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Clinical Hub,Patient Education,Health and Nutrition Facts For You,Pediatrics, Parenting

Caring for your Child after Orthopedic Surgery (7799)

Caring for your Child after Orthopedic Surgery (7799) - Clinical Hub, Patient Education, Health and Nutrition Facts For You, Pediatrics, Parenting

7799





Caring for your Child after Orthopedic Surgery

Pain control
At American Family Children’s Hospital we care about decreasing your child’s pain. While we
cannot completely relieve your child’s pain after surgery, we work with you to help control your
child’s pain. Research studies and our experience with other children, who have had surgery, tell
us that the best way to control pain is to combine medicines and other techniques.


Pain control tips
ξ Use the pain scale used in the hospital at home to check your child’s level of pain.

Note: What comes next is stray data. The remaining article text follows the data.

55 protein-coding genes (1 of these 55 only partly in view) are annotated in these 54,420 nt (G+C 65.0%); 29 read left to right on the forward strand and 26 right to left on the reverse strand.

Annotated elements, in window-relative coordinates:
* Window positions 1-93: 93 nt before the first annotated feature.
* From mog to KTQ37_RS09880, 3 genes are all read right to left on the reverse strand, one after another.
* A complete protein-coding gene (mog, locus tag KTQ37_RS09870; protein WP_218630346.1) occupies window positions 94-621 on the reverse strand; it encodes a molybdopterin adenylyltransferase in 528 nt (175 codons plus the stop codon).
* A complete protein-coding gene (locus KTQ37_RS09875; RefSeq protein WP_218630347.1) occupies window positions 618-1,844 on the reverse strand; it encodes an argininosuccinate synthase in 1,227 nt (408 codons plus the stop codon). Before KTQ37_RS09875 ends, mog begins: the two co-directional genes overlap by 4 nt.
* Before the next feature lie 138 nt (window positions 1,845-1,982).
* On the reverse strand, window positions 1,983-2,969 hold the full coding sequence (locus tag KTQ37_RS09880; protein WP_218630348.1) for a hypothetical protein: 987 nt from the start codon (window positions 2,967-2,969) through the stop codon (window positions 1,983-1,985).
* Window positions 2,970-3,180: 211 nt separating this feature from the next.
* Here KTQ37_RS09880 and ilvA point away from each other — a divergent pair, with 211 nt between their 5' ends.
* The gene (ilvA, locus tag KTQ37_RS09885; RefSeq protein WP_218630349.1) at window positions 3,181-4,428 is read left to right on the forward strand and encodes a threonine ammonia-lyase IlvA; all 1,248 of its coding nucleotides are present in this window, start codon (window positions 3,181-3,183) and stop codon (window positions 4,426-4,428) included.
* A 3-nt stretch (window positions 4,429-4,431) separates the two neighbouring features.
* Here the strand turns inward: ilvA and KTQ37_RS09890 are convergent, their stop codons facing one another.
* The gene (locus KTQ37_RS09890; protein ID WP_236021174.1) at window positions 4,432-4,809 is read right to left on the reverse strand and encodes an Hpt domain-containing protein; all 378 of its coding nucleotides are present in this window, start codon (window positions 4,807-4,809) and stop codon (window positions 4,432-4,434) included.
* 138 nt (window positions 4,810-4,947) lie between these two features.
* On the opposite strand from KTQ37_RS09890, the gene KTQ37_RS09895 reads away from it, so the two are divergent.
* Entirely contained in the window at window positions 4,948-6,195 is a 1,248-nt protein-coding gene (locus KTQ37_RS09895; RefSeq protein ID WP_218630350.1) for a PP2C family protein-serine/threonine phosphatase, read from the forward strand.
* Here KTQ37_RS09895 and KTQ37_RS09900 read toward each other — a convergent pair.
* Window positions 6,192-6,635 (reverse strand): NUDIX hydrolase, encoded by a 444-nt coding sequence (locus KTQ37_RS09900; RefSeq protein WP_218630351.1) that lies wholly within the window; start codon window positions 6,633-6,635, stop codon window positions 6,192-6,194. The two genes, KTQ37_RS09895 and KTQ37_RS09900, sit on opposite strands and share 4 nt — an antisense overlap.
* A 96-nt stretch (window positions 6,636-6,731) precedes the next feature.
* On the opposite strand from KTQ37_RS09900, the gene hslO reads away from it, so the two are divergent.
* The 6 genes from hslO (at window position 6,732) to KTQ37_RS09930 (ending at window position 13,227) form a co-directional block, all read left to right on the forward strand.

ξ Use it often to check the first two days at home. We expect pain to decrease daily.
Check less often as pain decreases.
ξ Don’t let pain get out of control; it is best to treat it early.
ξ Use a number of things together to treat pain.
ξ Your child may have an increase in pain during physical or occupational therapy
sessions. We suggest giving pain medicine before therapy sessions.


When to call
ξ If your child’s level of pain is getting worse, or is not decreased by pain medicine and
non-drug therapies.
ξ If toes or fingers are very pale or bluish, and cool or cold to touch. If your child has a
dressing, cast or brace, check for blood flow. Toes and fingers should be pink and warm,
and your child should be able to wiggle them. If the toes or fingers are not pink and warm
it may be too tight.
ξ If there is numbness, tingling, or loss of movement in the arm or leg.
ξ Swelling not decreased by elevating arms and legs. Often arms and legs can be very
swollen. Elevating them above the level of your child’s heart may help decrease swelling
and pain.


Non drug Therapies

Using non-drug therapies with pain medicine may decrease pain. There are a number of things